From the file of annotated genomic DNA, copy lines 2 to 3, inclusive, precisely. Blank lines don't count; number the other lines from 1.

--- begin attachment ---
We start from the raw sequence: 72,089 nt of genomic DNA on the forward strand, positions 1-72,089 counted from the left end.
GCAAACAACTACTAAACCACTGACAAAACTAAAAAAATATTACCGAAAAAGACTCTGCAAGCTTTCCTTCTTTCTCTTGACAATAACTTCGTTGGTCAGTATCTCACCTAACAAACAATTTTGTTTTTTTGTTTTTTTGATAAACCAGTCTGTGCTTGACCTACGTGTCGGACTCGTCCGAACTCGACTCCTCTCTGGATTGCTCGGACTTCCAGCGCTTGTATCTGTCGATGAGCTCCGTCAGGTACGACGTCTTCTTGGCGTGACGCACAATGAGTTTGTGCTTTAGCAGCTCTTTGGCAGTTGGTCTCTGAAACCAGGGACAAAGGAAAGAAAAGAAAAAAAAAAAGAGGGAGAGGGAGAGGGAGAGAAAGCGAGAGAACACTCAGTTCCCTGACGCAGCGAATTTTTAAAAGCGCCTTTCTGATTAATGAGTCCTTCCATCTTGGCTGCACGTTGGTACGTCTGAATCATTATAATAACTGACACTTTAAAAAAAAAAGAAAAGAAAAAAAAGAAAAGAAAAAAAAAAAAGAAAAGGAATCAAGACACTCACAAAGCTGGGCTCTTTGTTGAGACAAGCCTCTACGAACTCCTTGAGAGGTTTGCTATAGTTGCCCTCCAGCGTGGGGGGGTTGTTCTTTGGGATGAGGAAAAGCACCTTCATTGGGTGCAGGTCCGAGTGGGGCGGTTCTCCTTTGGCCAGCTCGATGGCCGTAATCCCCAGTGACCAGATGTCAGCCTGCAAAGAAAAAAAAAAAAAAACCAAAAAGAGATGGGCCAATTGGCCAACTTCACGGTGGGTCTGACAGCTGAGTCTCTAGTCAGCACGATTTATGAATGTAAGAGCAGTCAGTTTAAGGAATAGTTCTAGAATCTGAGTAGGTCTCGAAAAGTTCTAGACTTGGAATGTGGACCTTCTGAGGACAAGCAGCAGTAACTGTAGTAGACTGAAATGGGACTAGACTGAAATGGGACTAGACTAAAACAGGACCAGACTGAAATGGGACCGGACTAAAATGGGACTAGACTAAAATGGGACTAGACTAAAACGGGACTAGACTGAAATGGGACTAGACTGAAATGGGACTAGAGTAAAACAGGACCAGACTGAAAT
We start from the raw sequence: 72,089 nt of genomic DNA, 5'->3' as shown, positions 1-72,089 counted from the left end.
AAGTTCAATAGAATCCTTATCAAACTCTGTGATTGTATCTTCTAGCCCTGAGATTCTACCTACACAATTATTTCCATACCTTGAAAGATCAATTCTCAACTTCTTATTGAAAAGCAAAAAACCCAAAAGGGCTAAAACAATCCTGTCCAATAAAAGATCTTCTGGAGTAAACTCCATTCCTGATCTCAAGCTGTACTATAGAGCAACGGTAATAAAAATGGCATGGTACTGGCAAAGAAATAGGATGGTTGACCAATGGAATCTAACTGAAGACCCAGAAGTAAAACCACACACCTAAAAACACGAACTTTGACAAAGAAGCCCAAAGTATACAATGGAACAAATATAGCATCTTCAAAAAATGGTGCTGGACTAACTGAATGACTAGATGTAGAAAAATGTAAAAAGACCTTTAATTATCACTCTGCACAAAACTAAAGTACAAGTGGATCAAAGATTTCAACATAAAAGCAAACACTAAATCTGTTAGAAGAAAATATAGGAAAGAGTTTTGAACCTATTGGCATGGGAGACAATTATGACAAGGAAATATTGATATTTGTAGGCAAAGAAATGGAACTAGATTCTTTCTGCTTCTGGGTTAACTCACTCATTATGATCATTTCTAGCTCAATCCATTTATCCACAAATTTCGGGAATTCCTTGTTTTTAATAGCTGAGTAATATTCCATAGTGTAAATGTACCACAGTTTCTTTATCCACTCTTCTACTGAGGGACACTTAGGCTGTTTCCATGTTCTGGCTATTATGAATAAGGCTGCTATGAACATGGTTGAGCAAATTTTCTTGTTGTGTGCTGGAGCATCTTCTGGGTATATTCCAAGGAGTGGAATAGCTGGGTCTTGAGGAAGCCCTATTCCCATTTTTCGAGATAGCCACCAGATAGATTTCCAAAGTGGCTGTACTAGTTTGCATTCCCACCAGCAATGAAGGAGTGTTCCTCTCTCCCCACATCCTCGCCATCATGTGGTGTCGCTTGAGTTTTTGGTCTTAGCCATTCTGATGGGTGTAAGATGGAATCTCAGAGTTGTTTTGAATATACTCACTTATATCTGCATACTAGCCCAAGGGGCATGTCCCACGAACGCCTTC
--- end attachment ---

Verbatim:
GCAAACAACTACTAAACCACTGACAAAACTAAAAAAATATTACCGAAAAAGACTCTGCAAGCTTTCCTTCTTTCTCTTGACAATAACTTCGTTGGTCAGTATCTCACCTAACAAACAATTTTGTTTTTTTGTTTTTTTGATAAACCAGTCTGTGCTTGACCTACGTGTCGGACTCGTCCGAACTCGACTCCTCTCTGGATTGCTCGGACTTCCAGCGCTTGTATCTGTCGATGAGCTCCGTCAGGTACGACGTCTTCTTGGCGTGACGCACAATGAGTTTGTGCTTTAGCAGCTCTTTGGCAGTTGGTCTCTGAAACCAGGGACAAAGGAAAGAAAAGAAAAAAAAAAAGAGGGAGAGGGAGAGGGAGAGAAAGCGAGAGAACACTCAGTTCCCTGACGCAGCGAATTTTTAAAAGCGCCTTTCTGATTAATGAGTCCTTCCATCTTGGCTGCACGTTGGTACGTCTGAATCATTATAATAACTGACACTTTAAAAAAAAAAGAAAAGAAAAAAAAGAAAAGAAAAAAAAAAAAGAAAAGGAATCAAGACACTCACAAAGCTGGGCTCTTTGTTGAGACAAGCCTCTACGAACTCCTTGAGAGGTTTGCTATAGTTGCCCTCCAGCGTGGGGGGGTTGTTCTTTGGGATGAGGAAAAGCACCTTCATTGGGTGCAGGTCCGAGTGGGGCGGTTCTCCTTTGGCCAGCTCGATGGCCGTAATCCCCAGTGACCAGATGTCAGCCTGCAAAGAAAAAAAAAAAAAAACCAAAAAGAGATGGGCCAATTGGCCAACTTCACGGTGGGTCTGACAGCTGAGTCTCTAGTCAGCACGATTTATGAATGTAAGAGCAGTCAGTTTAAGGAATAGTTCTAGAATCTGAGTAGGTCTCGAAAAGTTCTAGACTTGGAATGTGGACCTTCTGAGGACAAGCAGCAGTAACTGTAGTAGACTGAAATGGGACTAGACTGAAATGGGACTAGACTAAAACAGGACCAGACTGAAATGGGACCGGACTAAAATGGGACTAGACTAAAATGGGACTAGACTAAAACGGGACTAGACTGAAATGGGACTAGACTGAAATGGGACTAGAGTAAAACAGGACCAGACTGAAAT
We start from the raw sequence: 72,089 nt of genomic DNA, 5'->3' as shown, positions 1-72,089 counted from the left end.